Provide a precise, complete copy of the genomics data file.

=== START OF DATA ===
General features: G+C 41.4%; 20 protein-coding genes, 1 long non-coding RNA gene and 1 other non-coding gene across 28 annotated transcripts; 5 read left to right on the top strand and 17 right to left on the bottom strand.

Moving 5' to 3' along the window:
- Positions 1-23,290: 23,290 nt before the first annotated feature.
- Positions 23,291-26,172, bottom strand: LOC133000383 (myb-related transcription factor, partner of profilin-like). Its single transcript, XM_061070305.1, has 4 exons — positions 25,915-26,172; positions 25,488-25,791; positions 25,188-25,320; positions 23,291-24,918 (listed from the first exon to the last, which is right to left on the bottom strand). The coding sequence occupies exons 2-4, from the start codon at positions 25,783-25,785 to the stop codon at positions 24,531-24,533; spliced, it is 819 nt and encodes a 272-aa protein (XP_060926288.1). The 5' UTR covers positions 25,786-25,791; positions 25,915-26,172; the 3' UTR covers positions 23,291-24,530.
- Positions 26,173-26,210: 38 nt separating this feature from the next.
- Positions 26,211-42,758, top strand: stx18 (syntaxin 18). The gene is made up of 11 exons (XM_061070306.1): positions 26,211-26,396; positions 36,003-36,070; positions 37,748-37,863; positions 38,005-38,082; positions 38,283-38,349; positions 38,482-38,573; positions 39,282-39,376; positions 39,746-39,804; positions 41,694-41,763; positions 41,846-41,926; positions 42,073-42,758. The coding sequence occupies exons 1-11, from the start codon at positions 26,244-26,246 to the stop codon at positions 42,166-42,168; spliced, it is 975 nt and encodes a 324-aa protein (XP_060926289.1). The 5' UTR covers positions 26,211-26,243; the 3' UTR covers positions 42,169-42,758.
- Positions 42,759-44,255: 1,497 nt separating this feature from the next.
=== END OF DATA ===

General features: G+C 41.4%; 20 protein-coding genes, 1 long non-coding RNA gene and 1 other non-coding gene across 28 annotated transcripts; 5 read left to right on the top strand and 17 right to left on the bottom strand.

Moving 5' to 3' along the window:
- Positions 1-23,290: 23,290 nt before the first annotated feature.
- Positions 23,291-26,172, bottom strand: LOC133000383 (myb-related transcription factor, partner of profilin-like). Its single transcript, XM_061070305.1, has 4 exons — positions 25,915-26,172; positions 25,488-25,791; positions 25,188-25,320; positions 23,291-24,918 (listed from the first exon to the last, which is right to left on the bottom strand). The coding sequence occupies exons 2-4, from the start codon at positions 25,783-25,785 to the stop codon at positions 24,531-24,533; spliced, it is 819 nt and encodes a 272-aa protein (XP_060926288.1). The 5' UTR covers positions 25,786-25,791; positions 25,915-26,172; the 3' UTR covers positions 23,291-24,530.
- Positions 26,173-26,210: 38 nt separating this feature from the next.
- Positions 26,211-42,758, top strand: stx18 (syntaxin 18). The gene is made up of 11 exons (XM_061070306.1): positions 26,211-26,396; positions 36,003-36,070; positions 37,748-37,863; positions 38,005-38,082; positions 38,283-38,349; positions 38,482-38,573; positions 39,282-39,376; positions 39,746-39,804; positions 41,694-41,763; positions 41,846-41,926; positions 42,073-42,758. The coding sequence occupies exons 1-11, from the start codon at positions 26,244-26,246 to the stop codon at positions 42,166-42,168; spliced, it is 975 nt and encodes a 324-aa protein (XP_060926289.1). The 5' UTR covers positions 26,211-26,243; the 3' UTR covers positions 42,169-42,758.
- Positions 42,759-44,255: 1,497 nt separating this feature from the next.